By now, you’ve probably heard about Donald Trump‘s tax plan, which will (as with all things Trump) make America great again. In this video clip from CNN, he briefly discusses the plan he dropped on Monday. The proposed cuts are astounding and run nearly across the board. Trump promises to cut taxes for the middle class and activate a simpler tax code. There are tax cuts for everyone, and it’s all too good to be true — such as this little nugget called the “I win” provision from Trump’s website:
“If you are single and earn less than $25,000, or married and jointly earn less than $50,000, you will not owe any income tax. That removes nearly 75 million households — over 50 percent — from the income-tax rolls. They get a new one page form to send the IRS saying, ‘I win,’ those who would otherwise owe income taxes will save an average of nearly $1,000 each.”
Trump doesn’t even care that he’s cribbing Charlie Sheen’s “winning” verbiage, but he’s saying the right things to earn votes. He also cancels the death tax, sets out simpler tax brackets and promises that no business will have to pay more than 15 percent of their business income to the tax man.
In addition, Trump appears to backtrack on his previous promises to “take on the hedge-˜fund guys,” but the New York Times‘ analysis yields this revelation:
Even the hedge fund managers Mr. Trump has railed against on the stump would get a tax cut under his plan. The usual fee structure for a hedge fund is called “2-and-20”: a flat management fee (often 2 percent) on all assets, plus a performance fee (often 20 percent) on profits above a set threshold. Currently, the management fee is taxed at ordinary rates up to 39.6 percent, while the performance fee enjoys a preferential rate of 23.8 percent. Under Mr. Trump’s plan, all this income would be taxed at a maximum of 25 percent. The performance fee would be subject to a small tax increase, but that effect would be dwarfed by the large tax cut on ordinary management fees.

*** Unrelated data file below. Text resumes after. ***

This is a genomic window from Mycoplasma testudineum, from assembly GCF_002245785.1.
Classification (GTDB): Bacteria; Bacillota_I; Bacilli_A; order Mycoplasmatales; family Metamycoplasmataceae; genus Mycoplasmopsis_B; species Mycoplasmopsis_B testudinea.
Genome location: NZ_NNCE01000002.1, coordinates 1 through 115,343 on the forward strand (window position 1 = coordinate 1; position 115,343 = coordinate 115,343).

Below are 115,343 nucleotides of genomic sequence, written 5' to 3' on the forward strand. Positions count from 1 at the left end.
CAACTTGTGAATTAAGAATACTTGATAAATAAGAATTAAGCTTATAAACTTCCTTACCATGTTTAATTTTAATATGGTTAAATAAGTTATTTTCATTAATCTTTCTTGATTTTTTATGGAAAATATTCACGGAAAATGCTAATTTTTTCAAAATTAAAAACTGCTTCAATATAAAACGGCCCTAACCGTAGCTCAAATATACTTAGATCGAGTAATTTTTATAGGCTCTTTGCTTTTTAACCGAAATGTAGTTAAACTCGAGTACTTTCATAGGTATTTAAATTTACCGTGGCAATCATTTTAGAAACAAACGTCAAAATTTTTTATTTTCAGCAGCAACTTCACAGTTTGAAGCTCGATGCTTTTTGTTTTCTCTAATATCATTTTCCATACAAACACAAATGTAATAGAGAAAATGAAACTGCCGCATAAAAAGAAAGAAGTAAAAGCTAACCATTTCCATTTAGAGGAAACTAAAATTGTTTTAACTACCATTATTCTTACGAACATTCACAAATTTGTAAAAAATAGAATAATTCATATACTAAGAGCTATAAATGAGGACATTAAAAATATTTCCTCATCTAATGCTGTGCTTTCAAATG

Another large, though less-noticed, tax cut in Mr. Trump’s plan is a reduction in the maximum tax rate on “pass-through income” to 15 percent; currently, this income is taxed at the same rates as wage income, up to 39.6 percent.
All of this is classic politician behavior. Trump is already leading in the polls, and few people can vote against a tax cut. What Trump does not consider is that — if elected President of the United States — he will have little to no effect on Congress’ spending habits. Trump promises that his tax cuts will grow the economy (as will bringing jobs back to the U.S.), but government spending will continue.
Critics, including The Economist, swiftly labeled Trumponomics as “a fantasy.” After digging into the numbers, they compare his plan to that of Jeb Bush:
What would this largesse cost? Mr Bush’s number crunchers reckoned his plan, which is modest in comparison, would reduce annual receipts by $376 billion, or about 7.5%, by 2025, before accounting for its effect on the economy. Allow – optimistically – for a boost to growth of half a percentage point per year, and the cost falls by two thirds. Mr Trump provides no such detailed estimates but claims, incredibly, that his plan pays for itself. In his press conference, Mr Trump suggested that under his stewardship, the economy might achieve annual growth of five or six percent. That would certainly pay for huge tax cuts, but is a fantasy.
The Economist finishes by lambasting Trump’s promise to eliminate certain tax deductions and other nominal adjustments, all of which are vague. Then they call his entire plan “twaddle.”
Here’s a second CNN video clip, in which Trump talks about his presidential temperament.